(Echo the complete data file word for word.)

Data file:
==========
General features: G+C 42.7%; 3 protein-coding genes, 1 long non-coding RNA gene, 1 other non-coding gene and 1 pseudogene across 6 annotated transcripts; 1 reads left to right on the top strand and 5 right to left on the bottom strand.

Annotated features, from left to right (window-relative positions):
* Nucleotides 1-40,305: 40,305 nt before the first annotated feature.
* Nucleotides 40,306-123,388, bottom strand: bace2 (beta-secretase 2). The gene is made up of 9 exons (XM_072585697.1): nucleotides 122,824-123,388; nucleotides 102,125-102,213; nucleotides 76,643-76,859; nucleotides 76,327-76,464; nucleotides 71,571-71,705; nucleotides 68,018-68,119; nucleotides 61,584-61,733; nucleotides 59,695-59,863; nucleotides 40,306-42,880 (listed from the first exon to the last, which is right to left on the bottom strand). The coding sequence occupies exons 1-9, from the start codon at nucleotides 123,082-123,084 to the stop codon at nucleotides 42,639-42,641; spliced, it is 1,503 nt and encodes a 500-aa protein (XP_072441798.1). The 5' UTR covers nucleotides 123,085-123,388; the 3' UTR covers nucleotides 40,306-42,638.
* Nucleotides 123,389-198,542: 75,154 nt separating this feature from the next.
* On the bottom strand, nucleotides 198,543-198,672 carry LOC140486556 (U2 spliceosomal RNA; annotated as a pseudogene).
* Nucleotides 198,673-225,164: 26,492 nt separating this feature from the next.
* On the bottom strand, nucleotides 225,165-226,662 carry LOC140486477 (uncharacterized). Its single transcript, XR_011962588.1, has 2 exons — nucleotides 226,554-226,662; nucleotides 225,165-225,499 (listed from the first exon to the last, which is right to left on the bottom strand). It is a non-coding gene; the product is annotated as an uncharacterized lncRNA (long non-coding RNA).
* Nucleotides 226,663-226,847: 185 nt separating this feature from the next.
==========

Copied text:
General features: G+C 42.7%; 3 protein-coding genes, 1 long non-coding RNA gene, 1 other non-coding gene and 1 pseudogene across 6 annotated transcripts; 1 reads left to right on the top strand and 5 right to left on the bottom strand.

Annotated features, from left to right (window-relative positions):
* Nucleotides 1-40,305: 40,305 nt before the first annotated feature.
* Nucleotides 40,306-123,388, bottom strand: bace2 (beta-secretase 2). The gene is made up of 9 exons (XM_072585697.1): nucleotides 122,824-123,388; nucleotides 102,125-102,213; nucleotides 76,643-76,859; nucleotides 76,327-76,464; nucleotides 71,571-71,705; nucleotides 68,018-68,119; nucleotides 61,584-61,733; nucleotides 59,695-59,863; nucleotides 40,306-42,880 (listed from the first exon to the last, which is right to left on the bottom strand). The coding sequence occupies exons 1-9, from the start codon at nucleotides 123,082-123,084 to the stop codon at nucleotides 42,639-42,641; spliced, it is 1,503 nt and encodes a 500-aa protein (XP_072441798.1). The 5' UTR covers nucleotides 123,085-123,388; the 3' UTR covers nucleotides 40,306-42,638.
* Nucleotides 123,389-198,542: 75,154 nt separating this feature from the next.
* On the bottom strand, nucleotides 198,543-198,672 carry LOC140486556 (U2 spliceosomal RNA; annotated as a pseudogene).
* Nucleotides 198,673-225,164: 26,492 nt separating this feature from the next.
* On the bottom strand, nucleotides 225,165-226,662 carry LOC140486477 (uncharacterized). Its single transcript, XR_011962588.1, has 2 exons — nucleotides 226,554-226,662; nucleotides 225,165-225,499 (listed from the first exon to the last, which is right to left on the bottom strand). It is a non-coding gene; the product is annotated as an uncharacterized lncRNA (long non-coding RNA).
* Nucleotides 226,663-226,847: 185 nt separating this feature from the next.